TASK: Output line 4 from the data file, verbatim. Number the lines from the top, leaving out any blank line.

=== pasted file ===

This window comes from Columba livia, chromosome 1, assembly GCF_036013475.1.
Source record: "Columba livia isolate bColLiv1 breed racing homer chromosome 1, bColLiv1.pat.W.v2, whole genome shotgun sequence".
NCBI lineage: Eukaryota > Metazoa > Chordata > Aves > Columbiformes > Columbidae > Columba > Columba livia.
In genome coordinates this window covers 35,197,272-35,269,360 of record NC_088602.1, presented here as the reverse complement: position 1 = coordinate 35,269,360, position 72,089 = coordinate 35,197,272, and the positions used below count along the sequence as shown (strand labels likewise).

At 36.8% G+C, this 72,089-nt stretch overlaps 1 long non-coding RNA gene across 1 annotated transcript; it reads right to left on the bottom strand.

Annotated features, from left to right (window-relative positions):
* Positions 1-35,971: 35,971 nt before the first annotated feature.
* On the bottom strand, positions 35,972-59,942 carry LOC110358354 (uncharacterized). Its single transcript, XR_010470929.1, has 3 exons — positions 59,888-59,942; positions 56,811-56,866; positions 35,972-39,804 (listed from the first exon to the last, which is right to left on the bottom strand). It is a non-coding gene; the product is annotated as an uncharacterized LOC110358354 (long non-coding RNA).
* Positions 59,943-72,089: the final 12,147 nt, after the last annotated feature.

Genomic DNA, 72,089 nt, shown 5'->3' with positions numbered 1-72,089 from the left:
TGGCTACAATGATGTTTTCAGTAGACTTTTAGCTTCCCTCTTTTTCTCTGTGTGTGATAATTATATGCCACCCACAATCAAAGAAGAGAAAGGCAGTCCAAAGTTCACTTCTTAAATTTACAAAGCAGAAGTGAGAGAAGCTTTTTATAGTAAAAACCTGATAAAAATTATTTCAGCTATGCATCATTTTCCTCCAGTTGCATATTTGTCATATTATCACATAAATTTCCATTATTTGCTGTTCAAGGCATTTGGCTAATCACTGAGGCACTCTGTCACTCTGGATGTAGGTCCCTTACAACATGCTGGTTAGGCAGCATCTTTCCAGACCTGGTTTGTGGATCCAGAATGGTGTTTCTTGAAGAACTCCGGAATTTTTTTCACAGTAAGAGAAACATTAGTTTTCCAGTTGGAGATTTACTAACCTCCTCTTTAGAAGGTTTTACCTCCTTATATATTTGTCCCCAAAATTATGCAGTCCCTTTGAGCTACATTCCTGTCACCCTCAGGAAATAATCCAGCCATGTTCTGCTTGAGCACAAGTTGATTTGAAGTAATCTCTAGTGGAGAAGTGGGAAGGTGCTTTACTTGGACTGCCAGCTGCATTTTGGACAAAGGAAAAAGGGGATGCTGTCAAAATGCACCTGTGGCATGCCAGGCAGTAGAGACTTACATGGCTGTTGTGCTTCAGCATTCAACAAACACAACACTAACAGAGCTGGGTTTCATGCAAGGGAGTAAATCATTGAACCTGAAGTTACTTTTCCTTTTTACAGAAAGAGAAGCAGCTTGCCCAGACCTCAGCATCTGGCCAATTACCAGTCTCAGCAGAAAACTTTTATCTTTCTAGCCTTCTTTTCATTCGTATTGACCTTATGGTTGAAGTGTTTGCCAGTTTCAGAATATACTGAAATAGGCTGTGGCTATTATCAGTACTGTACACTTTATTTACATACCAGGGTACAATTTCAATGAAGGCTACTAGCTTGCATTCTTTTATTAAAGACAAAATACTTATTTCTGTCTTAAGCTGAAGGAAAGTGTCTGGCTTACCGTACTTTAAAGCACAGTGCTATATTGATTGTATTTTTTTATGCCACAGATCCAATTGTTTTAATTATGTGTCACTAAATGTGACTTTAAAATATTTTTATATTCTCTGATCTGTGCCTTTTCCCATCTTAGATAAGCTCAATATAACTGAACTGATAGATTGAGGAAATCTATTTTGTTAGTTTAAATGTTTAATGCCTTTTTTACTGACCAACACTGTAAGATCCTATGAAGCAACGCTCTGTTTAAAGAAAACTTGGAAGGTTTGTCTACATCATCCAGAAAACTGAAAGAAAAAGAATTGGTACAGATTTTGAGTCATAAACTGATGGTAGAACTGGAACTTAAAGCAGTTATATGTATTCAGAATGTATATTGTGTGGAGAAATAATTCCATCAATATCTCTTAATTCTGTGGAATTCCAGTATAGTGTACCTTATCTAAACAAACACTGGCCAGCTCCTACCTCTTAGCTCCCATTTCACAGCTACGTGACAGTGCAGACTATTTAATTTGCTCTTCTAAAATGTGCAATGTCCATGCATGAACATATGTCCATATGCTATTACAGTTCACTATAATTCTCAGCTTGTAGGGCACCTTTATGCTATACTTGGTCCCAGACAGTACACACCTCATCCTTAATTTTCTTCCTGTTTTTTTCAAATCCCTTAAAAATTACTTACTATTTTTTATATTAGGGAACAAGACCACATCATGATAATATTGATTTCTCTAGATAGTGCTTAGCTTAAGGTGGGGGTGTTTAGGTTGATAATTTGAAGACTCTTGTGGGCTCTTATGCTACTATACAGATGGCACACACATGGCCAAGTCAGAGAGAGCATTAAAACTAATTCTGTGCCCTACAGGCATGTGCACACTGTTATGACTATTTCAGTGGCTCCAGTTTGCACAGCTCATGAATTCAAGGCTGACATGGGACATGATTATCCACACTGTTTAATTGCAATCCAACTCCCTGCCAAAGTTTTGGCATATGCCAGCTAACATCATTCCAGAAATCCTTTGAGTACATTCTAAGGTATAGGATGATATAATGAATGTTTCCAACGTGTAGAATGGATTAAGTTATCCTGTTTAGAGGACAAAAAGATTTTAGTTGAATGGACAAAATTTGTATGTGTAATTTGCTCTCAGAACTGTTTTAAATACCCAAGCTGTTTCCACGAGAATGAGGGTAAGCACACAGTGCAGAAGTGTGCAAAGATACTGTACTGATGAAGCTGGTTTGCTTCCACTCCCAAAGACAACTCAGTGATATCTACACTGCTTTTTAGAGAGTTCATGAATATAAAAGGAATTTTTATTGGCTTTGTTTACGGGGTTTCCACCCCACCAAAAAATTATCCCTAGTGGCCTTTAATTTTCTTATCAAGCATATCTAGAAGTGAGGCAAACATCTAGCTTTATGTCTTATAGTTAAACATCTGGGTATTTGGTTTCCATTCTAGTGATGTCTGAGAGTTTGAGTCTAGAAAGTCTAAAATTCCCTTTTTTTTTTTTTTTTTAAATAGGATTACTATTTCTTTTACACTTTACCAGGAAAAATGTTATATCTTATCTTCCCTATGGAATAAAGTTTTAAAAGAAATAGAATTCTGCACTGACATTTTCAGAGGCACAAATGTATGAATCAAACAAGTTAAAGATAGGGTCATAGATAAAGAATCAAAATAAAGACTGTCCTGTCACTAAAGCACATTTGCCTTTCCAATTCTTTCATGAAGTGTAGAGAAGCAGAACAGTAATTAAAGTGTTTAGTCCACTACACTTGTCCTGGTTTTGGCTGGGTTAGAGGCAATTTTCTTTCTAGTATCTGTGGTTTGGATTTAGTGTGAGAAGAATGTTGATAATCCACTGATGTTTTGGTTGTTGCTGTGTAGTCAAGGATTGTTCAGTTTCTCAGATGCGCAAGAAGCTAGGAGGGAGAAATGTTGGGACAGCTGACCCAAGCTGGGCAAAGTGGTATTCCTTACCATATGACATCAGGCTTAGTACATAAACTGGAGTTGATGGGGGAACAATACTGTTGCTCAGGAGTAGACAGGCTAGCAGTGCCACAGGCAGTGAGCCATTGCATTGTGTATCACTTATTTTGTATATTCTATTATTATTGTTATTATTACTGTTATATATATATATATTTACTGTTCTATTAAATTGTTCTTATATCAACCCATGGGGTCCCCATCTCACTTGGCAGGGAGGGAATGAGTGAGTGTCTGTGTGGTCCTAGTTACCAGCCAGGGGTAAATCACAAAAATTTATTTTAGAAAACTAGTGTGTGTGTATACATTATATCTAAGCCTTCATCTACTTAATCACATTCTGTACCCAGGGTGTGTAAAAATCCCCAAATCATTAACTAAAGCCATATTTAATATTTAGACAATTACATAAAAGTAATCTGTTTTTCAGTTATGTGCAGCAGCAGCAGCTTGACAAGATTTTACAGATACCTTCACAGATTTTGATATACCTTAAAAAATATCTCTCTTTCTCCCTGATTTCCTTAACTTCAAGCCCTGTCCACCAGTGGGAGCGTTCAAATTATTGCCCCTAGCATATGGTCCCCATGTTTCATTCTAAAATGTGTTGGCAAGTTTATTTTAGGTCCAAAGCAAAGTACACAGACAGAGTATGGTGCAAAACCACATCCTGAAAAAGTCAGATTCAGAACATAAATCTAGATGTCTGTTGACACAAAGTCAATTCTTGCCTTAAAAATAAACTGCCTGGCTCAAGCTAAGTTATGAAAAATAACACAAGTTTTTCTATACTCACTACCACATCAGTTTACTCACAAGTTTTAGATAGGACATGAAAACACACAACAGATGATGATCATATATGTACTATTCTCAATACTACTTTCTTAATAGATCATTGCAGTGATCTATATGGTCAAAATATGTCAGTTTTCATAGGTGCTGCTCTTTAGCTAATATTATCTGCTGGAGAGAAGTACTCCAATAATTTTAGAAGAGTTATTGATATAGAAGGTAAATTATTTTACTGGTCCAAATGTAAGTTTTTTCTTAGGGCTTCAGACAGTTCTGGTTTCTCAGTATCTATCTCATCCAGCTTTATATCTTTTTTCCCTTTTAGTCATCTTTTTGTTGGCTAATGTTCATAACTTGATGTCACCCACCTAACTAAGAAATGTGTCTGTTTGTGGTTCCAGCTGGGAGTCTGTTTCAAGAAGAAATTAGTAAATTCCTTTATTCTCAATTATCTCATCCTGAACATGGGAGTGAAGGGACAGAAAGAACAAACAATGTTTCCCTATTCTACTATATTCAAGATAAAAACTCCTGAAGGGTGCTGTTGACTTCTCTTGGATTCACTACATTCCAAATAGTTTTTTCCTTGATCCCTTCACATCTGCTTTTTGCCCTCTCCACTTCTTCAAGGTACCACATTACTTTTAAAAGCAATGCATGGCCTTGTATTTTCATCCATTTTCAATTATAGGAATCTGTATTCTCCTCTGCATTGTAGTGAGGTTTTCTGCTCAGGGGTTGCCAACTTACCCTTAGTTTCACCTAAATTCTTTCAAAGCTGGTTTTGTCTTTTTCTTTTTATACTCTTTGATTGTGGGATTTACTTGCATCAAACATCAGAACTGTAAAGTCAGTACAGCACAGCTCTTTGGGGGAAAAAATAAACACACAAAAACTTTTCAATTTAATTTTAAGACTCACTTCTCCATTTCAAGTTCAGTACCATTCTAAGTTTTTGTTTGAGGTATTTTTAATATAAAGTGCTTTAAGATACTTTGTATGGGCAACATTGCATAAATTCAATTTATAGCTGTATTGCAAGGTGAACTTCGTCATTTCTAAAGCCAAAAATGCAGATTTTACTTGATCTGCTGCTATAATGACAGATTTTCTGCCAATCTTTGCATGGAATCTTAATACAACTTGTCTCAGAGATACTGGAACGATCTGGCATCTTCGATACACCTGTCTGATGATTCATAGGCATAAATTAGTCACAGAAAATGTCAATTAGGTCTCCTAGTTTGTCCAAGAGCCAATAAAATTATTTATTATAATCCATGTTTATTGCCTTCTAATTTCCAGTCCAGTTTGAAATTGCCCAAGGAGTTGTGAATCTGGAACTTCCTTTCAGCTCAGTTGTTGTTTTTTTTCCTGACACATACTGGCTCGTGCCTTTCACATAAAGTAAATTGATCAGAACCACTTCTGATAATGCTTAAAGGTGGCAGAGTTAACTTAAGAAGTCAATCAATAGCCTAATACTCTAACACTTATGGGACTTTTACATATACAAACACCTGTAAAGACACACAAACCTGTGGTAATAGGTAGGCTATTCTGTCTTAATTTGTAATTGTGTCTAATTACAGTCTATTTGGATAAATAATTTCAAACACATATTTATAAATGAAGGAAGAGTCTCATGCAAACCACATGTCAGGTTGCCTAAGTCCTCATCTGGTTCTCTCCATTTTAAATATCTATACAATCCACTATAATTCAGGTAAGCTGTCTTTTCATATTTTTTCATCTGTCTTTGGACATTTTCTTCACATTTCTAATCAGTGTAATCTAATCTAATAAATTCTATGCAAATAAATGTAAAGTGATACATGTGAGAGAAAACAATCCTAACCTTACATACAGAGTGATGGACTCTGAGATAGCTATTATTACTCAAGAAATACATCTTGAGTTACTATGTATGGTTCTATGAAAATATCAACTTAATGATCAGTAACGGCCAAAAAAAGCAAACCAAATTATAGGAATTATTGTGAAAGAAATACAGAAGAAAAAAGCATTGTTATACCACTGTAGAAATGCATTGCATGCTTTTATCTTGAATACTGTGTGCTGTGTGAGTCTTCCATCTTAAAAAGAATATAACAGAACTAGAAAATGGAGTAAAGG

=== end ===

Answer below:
In genome coordinates this window covers 35,197,272-35,269,360 of record NC_088602.1, presented here as the reverse complement: position 1 = coordinate 35,269,360, position 72,089 = coordinate 35,197,272, and the positions used below count along the sequence as shown (strand labels likewise).